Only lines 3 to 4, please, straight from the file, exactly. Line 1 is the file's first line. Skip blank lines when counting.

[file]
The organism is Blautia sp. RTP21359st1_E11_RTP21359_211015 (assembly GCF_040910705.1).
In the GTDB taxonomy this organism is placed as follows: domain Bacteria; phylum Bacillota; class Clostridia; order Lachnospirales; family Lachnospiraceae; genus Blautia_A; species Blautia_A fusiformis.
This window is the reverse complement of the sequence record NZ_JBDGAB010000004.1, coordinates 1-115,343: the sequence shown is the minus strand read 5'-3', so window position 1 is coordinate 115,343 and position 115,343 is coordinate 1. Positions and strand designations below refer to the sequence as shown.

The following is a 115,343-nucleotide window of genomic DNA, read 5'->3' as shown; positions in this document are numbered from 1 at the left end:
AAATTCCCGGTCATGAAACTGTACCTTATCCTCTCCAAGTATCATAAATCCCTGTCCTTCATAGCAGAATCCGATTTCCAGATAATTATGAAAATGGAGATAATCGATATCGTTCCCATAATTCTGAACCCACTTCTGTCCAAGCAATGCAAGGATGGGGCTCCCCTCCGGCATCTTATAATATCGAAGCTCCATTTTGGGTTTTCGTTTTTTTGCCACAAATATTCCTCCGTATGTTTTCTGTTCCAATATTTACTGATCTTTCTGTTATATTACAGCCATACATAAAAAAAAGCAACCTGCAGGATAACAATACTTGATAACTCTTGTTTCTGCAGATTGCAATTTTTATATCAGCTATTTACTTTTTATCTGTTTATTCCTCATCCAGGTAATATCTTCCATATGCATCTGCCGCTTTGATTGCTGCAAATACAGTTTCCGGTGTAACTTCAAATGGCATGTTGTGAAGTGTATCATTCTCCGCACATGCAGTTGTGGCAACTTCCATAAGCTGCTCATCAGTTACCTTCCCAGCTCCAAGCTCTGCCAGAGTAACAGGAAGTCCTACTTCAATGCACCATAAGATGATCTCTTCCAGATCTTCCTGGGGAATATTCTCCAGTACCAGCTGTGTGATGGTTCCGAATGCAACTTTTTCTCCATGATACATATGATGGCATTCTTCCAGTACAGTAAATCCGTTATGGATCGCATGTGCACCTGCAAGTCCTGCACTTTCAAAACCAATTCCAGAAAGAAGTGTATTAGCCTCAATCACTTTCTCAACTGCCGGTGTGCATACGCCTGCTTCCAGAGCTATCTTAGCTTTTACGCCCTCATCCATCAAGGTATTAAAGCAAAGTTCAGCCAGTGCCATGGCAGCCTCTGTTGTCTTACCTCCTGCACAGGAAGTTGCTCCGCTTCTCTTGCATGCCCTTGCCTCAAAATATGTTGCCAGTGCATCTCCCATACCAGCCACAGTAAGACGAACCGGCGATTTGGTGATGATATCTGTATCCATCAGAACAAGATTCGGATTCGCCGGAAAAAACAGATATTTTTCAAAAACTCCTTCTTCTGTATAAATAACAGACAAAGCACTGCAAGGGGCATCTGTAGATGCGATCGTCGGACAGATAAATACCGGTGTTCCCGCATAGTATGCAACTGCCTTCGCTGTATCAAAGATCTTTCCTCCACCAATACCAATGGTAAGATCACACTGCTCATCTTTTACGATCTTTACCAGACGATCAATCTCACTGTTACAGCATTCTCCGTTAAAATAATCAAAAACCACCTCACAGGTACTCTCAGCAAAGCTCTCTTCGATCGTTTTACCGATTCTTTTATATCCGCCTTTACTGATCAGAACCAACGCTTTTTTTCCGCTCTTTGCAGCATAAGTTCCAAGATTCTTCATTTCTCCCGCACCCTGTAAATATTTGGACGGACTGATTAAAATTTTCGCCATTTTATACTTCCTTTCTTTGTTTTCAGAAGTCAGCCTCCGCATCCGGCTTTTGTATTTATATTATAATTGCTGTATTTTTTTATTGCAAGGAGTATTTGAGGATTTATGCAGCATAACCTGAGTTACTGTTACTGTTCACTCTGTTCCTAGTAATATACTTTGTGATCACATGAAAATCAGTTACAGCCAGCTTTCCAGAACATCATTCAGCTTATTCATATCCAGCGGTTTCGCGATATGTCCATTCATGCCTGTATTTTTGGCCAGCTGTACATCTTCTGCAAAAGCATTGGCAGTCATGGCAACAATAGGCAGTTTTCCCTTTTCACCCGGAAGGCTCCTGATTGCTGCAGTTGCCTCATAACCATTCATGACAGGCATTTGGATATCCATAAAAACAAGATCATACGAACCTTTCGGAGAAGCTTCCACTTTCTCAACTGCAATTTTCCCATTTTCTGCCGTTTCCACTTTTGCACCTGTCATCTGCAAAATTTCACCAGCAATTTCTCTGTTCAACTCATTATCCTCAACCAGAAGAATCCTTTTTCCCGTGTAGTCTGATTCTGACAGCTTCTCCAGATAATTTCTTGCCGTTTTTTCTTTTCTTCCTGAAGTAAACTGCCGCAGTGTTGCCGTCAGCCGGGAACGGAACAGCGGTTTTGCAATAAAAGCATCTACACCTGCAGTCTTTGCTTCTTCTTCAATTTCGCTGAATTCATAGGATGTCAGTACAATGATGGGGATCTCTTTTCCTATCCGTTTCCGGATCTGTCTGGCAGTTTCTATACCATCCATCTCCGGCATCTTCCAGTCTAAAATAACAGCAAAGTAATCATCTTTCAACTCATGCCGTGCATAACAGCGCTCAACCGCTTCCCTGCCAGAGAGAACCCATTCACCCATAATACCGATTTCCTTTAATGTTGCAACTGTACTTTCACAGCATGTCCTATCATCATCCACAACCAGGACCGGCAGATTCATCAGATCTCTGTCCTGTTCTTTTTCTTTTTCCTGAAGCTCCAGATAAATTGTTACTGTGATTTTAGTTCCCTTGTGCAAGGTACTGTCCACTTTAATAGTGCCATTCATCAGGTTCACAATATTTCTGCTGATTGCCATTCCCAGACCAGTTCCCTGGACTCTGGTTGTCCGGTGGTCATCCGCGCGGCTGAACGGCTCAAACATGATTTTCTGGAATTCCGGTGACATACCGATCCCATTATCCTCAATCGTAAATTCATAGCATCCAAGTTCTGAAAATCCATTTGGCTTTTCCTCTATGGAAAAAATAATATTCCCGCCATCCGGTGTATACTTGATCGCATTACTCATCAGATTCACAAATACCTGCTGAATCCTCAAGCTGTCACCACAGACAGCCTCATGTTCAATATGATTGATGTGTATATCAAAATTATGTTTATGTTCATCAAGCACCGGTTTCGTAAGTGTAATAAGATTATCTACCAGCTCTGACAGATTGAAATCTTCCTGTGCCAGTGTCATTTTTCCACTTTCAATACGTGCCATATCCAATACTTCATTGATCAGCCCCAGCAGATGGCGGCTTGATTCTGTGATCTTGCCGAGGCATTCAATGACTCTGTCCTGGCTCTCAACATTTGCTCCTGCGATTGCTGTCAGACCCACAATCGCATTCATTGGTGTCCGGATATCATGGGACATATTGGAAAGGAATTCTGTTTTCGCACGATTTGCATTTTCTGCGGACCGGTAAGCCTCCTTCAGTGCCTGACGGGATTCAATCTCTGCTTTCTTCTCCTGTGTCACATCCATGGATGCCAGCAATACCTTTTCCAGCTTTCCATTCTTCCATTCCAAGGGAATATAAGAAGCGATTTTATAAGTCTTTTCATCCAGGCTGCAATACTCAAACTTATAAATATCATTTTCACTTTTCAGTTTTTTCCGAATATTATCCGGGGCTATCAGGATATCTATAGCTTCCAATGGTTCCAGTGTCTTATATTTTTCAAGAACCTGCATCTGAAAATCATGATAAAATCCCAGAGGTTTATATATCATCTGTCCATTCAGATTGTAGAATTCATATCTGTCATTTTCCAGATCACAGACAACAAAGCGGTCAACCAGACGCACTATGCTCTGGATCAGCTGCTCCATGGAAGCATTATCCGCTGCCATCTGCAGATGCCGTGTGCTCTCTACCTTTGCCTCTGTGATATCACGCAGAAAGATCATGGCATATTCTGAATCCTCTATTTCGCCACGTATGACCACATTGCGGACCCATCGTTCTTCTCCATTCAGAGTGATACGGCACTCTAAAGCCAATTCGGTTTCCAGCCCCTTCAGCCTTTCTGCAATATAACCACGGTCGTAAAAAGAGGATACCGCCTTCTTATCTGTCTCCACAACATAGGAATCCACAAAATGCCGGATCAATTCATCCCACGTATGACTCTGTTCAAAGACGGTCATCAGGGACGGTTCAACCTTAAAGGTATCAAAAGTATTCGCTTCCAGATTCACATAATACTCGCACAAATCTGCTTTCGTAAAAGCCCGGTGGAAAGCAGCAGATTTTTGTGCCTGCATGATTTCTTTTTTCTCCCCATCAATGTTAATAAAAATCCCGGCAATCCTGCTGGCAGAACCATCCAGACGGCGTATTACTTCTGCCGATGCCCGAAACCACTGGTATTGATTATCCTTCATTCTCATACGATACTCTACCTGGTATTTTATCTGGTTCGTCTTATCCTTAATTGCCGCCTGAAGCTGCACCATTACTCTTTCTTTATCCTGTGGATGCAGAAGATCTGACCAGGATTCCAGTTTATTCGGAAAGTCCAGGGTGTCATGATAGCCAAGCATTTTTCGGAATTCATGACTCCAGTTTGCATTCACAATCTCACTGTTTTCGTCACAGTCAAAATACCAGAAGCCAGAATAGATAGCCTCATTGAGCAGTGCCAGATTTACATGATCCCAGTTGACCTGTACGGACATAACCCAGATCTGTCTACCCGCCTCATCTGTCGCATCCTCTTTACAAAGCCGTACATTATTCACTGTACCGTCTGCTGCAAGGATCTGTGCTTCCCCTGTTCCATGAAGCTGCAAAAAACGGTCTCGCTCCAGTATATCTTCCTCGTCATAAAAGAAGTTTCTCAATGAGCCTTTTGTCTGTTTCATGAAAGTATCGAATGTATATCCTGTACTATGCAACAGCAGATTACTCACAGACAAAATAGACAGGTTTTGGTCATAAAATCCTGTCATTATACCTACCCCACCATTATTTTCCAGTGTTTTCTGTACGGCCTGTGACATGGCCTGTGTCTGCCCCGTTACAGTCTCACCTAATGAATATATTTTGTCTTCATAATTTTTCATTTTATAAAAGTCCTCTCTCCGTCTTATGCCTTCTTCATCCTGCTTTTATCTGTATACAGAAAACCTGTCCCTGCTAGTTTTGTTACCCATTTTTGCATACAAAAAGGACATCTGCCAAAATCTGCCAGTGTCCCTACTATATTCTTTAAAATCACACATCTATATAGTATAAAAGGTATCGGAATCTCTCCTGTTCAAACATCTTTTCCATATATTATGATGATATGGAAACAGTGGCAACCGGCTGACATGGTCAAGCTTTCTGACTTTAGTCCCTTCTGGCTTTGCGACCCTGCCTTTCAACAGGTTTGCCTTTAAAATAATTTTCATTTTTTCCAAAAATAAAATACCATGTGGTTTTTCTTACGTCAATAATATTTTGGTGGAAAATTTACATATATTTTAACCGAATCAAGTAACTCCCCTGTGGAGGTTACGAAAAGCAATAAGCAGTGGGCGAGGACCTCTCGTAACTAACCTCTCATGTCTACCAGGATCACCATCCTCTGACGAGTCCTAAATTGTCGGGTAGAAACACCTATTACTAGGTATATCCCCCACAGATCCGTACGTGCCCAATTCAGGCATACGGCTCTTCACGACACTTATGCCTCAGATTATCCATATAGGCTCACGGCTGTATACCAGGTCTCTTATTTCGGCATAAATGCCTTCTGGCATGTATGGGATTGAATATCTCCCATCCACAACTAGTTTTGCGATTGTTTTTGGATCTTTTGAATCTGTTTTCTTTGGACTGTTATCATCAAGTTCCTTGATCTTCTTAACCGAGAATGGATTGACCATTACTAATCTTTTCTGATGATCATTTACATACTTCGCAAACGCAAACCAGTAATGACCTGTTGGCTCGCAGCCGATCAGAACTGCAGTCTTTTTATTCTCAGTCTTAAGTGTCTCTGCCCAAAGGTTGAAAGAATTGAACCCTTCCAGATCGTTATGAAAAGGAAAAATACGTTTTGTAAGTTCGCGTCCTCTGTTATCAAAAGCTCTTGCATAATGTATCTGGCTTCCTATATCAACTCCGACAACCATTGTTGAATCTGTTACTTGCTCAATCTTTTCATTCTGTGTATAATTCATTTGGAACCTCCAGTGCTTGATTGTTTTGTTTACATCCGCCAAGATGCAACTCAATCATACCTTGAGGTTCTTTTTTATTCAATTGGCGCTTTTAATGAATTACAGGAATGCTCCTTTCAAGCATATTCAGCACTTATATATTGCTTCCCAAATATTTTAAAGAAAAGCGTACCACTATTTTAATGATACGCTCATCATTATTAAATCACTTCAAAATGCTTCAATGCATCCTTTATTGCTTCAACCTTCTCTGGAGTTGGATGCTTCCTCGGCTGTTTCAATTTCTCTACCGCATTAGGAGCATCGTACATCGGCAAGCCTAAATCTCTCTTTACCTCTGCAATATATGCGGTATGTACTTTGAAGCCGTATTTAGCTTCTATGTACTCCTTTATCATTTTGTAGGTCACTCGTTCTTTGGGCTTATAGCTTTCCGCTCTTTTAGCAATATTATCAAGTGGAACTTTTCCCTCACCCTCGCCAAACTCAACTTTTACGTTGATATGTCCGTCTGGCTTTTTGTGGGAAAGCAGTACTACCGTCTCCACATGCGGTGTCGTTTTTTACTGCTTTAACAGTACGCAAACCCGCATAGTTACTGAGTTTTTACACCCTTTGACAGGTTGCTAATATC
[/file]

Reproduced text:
This window is the reverse complement of the sequence record NZ_JBDGAB010000004.1, coordinates 1-115,343: the sequence shown is the minus strand read 5'-3', so window position 1 is coordinate 115,343 and position 115,343 is coordinate 1. Positions and strand designations below refer to the sequence as shown.

The following is a 115,343-nucleotide window of genomic DNA, read 5'->3' as shown; positions in this document are numbered from 1 at the left end: